With rarer or more powerful Pokémon, it gets fractionally more complicated, demanding better Pokeballs and also the element of speed. Your quarry can and will escape, possibly to the detriment of your public image as you hiss complaints in the middle of a crowded train. There's also the whole thing with curveballs and good aim, with minor bonuses awarded for such miracles of manual dexterity, but that doesn't add much to the experience.

The gameplay becomes more interesting once you've hit level five, and you can choose a team and access the gyms. Distributed across the world at seemingly random, they're hotbeds of asynchronous competition. Any gym can be challenged at any time, and any team can steal one of these locations from another by defeating the resident Pokémon. To do that, you go up to a gym, select a Pokémon to challenge with, and leap into combat.

The fights themselves are rather rudimentary: swipe to avoid attacks, tap to launch attacks, and hold to unleash a special attack. After you've run the necessary gauntlet, you can then claim the roost until someone else ousts you. And that's it. (Point of interest: you get a supply of micro-currency if you have a Pokémon parked in a gym.)

Everything else is about scampering through your neighbourhood, flushing out Pokémon in the vicinity, or spinning Pokéstop signs to disgorge freebies, one of which is the incredibly useful Lure. As the name suggests, it attracts both Pokémon and trainers to a specific location, all with a burst of pixelated pink confetti.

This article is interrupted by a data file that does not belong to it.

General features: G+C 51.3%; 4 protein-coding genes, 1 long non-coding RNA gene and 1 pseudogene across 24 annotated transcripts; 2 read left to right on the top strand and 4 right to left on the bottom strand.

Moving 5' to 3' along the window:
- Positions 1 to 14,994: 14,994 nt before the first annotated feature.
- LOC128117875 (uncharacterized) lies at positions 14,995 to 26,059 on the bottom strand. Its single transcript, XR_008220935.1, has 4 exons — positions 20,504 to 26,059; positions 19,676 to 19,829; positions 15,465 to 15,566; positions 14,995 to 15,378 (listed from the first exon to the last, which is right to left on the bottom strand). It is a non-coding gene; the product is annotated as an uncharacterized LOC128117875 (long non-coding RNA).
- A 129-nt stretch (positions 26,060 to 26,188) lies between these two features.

There's no trading as of yet, no way to battle your friends, and certainly no breed - well, actually that's not true. While Pokémon Go won't have you marrying Dittos to Dragonites just yet, it will occasionally hand you the odd egg, which you can then hatch by walking a prescribed number of kilometres. Eggs that require you to only traverse a short distance will produce common Pokémon, while 10-km Pokémon will hatch more intriguing prospects.

But yes, all fairly straightforward. Still, I can't stop playing. Despite its inadequacies, Pokémon Go has me excited for every trip into the outside world. A trip to Costa becomes infinitely more delectable when you realize that a Kadabra is hanging out close by. (The game uses a hot-cold footprint system to tell you what's in the vicinity.) And I've already made plans to visit Streatham just to acquaint myself with the local Eevee population. Maybe, they'll join my crew. Or maybe, I'll find something even more exciting. It could happen.

And that is what makes Pokémon Go work. You might not be able to pat your Vulpix or dress your Pikachu in ridiculous costumes, or send bizarre messages to distant trainers. (Except by cleverly naming your Pokémon and hoping they get the reference.) But you can go out and find a little magic in the real world.

Playing Pokémon Go? Check out our Pokémon Go guide and beginner's tips to get the most out of finding Pokémon, catching them and leveling up.